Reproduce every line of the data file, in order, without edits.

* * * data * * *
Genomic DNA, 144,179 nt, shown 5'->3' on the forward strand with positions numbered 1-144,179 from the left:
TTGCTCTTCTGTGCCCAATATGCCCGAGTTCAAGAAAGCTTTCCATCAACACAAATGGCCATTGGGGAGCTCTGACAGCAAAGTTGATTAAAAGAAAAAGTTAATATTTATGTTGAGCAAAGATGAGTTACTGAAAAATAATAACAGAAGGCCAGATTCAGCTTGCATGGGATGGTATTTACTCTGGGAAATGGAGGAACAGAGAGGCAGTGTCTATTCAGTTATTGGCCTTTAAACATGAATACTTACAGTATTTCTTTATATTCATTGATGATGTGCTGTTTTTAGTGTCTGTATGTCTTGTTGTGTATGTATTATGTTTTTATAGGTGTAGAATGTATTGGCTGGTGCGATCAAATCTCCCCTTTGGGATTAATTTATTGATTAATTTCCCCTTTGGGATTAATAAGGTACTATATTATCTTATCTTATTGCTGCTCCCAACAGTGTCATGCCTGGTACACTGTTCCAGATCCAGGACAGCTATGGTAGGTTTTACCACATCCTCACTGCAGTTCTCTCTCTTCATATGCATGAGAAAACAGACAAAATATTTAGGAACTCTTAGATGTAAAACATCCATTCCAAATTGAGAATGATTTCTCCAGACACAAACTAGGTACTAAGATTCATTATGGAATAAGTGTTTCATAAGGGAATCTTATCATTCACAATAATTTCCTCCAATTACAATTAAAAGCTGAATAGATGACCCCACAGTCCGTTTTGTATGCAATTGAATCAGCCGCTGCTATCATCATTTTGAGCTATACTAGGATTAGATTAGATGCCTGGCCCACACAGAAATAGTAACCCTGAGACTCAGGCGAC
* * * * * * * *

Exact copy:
Genomic DNA, 144,179 nt, shown 5'->3' on the forward strand with positions numbered 1-144,179 from the left:
TTGCTCTTCTGTGCCCAATATGCCCGAGTTCAAGAAAGCTTTCCATCAACACAAATGGCCATTGGGGAGCTCTGACAGCAAAGTTGATTAAAAGAAAAAGTTAATATTTATGTTGAGCAAAGATGAGTTACTGAAAAATAATAACAGAAGGCCAGATTCAGCTTGCATGGGATGGTATTTACTCTGGGAAATGGAGGAACAGAGAGGCAGTGTCTATTCAGTTATTGGCCTTTAAACATGAATACTTACAGTATTTCTTTATATTCATTGATGATGTGCTGTTTTTAGTGTCTGTATGTCTTGTTGTGTATGTATTATGTTTTTATAGGTGTAGAATGTATTGGCTGGTGCGATCAAATCTCCCCTTTGGGATTAATTTATTGATTAATTTCCCCTTTGGGATTAATAAGGTACTATATTATCTTATCTTATTGCTGCTCCCAACAGTGTCATGCCTGGTACACTGTTCCAGATCCAGGACAGCTATGGTAGGTTTTACCACATCCTCACTGCAGTTCTCTCTCTTCATATGCATGAGAAAACAGACAAAATATTTAGGAACTCTTAGATGTAAAACATCCATTCCAAATTGAGAATGATTTCTCCAGACACAAACTAGGTACTAAGATTCATTATGGAATAAGTGTTTCATAAGGGAATCTTATCATTCACAATAATTTCCTCCAATTACAATTAAAAGCTGAATAGATGACCCCACAGTCCGTTTTGTATGCAATTGAATCAGCCGCTGCTATCATCATTTTGAGCTATACTAGGATTAGATTAGATGCCTGGCCCACACAGAAATAGTAACCCTGAGACTCAGGCGAC